Hi Mark,

> -----Original Message-----
> From: Mark Baker []
> Sent: 07 February 2002 15:24
> To:
> Cc:
> Subject: Re: SOAP & REST
> Hi Stuart,
> > > The difference is that in the former form, a user doesn't know whether
> >                                                ^^^^person,  browser or
> All of the above.  The URI is opaque.  In the absence of other
> information (i.e. before invoking GET), given only the URI, 
> nobody knows what it does.
> > > the operation being performed is multiplication or division.
> > 
> > Hmmm... if I were using it to calculate my taxes that would seem like a
> > thing to me.
> But you wouldn't use just any URI that you found on a napkin to do
> that job.  You'd use one from some entity you trusted, that when you
> invoked GET on it, described to your satisfaction that this service
> was a multiplier.  Machines can work exactly the same way, though
> obviously they'd need a machine processable assertion of the fact that
> the service was a multiplier, returned on the GET.

Feels like you just contradicted your original premise:

The difference is that in the former form, a user doesn't know whether
the operation being performed is multiplication or division.

> > > In the latter form, the client is required to specify the desired
> > > operation.
> > 
> > I find this a little perplexing... on one level these are just large
> > 'opague' strings.
> In the former URI, the string "multiply" is opaque to the client.  In the
> latter URI, it is not (see below), modulo the hidden form field kludge I
> mentioned, where the server specifies it as a sort of "callback method" -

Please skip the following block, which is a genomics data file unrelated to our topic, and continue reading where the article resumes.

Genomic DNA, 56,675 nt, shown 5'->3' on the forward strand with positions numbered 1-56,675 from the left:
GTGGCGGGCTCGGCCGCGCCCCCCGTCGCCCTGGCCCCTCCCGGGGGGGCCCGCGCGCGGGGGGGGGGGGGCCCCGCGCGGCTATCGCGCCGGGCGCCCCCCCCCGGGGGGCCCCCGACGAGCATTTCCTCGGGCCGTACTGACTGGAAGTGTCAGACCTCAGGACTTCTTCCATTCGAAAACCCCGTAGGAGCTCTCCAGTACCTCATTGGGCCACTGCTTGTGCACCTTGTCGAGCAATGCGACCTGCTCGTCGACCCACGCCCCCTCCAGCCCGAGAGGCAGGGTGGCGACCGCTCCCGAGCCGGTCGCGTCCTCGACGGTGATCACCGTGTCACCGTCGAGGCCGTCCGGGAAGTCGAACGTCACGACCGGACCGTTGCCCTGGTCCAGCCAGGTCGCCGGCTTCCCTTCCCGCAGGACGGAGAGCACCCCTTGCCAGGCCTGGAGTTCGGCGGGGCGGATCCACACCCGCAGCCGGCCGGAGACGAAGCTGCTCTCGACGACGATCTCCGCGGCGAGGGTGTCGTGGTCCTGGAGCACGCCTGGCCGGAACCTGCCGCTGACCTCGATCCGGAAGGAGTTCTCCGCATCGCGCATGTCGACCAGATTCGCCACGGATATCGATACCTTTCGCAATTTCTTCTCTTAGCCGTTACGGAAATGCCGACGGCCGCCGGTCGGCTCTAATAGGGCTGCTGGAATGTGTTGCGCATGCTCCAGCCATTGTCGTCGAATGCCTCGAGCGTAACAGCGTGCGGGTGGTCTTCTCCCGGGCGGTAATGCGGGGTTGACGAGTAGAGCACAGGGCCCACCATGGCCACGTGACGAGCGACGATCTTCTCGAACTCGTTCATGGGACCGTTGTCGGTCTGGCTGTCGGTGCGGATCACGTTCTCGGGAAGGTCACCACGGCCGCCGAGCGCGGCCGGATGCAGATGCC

> but the *server* specifies it, not the client.
> > You seem to be suggesting that in one case a "client" needs to "know"
> > arithmetic operation is "being performed" and in the other case it
> No, not at all.  Obviously, in both cases you need to know that
> multiplication is occuring.  It's *how* this is known that is
> accomplished differently in hypertext and RPC.
> > What I don't understand here is how it can be argued that the sequence
> > characters 'm', 'u', 'l', 't', 'i', 'p','l' and 'e'  has any more or
> > significance to the client depending on whether it is preceded by a '/'
> > followed by a '?' than when it is preceded by the character sequence
> > '/','?','o','p','e','r','a','t','i','o','n', '=' and '"' and followed by
> > and '+'. 
> See the Opacity axiom, specifically this sentence;
>   "Query strings are clearly not opaque to the client."

I'll think on that a while... 

> MB
> -- 
> Mark Baker, Chief Science Officer, Planetfred, Inc.
> Ottawa, Ontario, CANADA.



Received on Thursday, 7 February 2002 11:56:44 UTC